Most of the political debate around the NHS, certainly in the Leaders’ Debate on Thursday night, has focused on who should deliver NHS services. In particular, the anti-austerity parties, as well as the Labour Party, are extremely sceptical about what they call “privatisation” – the provision of NHS services by private companies.
This is ironic, as the NHS itself has made its position very clear. Before Christmas, a document called the Five Year Forward View (FYFV) was published. This was really a manifesto for the future of the NHS – written by senior management figures within NHS England, the central body that controls much of the NHS’ commissioning and funding decisions, and based upon the collective and specialist knowledge of the NHS itself. The NHS FYFV doesn’t talk much about “privatisation”. Instead, it focuses on what are really the biggest challenges for the NHS. To summarise:
- The NHS needs to focus much more on prevention and public health – this is aimed at stopping a sharply rising burden of avoidable illness
- The NHS needs to move towards new models of integrated care – at the moment there’s a big divide in lots of places between GP surgeries and hospitals, between hospitals and care homes, and between physical and mental health
The FYFV also made it clear that without making the right sort of changes, and assuming funding levels stay broadly as they are over the next five years, the NHS will be under-funded to the tune of around £30 billion by 2020. Given the entire NHS budget currently stands at around £100 billion, that constitutes what some might call an existential threat. The document sets out various ways to meet that challenge. In short, NHS England thinks that with the right service reform and the introduction of these new models of care, it can make efficiency gains representing about £22 billion of the shortfall.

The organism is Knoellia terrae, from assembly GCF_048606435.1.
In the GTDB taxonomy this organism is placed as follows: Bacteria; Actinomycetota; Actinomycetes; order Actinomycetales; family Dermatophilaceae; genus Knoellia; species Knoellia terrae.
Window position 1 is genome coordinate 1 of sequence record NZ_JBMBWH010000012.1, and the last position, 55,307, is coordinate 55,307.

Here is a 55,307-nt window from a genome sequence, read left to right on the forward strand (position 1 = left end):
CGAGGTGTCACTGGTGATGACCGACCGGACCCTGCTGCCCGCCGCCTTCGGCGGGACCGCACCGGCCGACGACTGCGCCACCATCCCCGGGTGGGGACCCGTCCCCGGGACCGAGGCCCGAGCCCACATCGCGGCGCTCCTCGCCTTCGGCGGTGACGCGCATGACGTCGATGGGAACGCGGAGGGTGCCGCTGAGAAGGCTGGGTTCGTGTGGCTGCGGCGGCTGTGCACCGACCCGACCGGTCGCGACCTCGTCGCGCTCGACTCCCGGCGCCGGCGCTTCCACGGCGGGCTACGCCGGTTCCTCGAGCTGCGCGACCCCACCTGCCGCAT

But that still leaves £8 billion of extra funding. And this is where the political parties come in. They are the ones who make the decisions about where tax is spent on our public services. They have a choice as to whether they will listen to the NHS itself – which is effectively lobbying them to put in this extra funding – or whether they will prioritise other public services, or indeed whether they will simply spend less overall and give people more tax cuts instead.
This graph shows how the parties are planning to fund the NHS over the next five years:
As you can see, only one of the major parties has actually listened to the NHS itself when it comes to the vital funding needed to maintain “a comprehensive taxfunded NHS”.
If you believe in the value of such an NHS – one that doesn’t need to go cap in hand to private companies to provide vital services, or force people to rely on private medical insurance, or introduce new or increased charges for GP appointments or minor surgical treatment or prescriptions – then there’s only one choice at this election. The Liberal Democrats are the only party that truly wants to protect the NHS.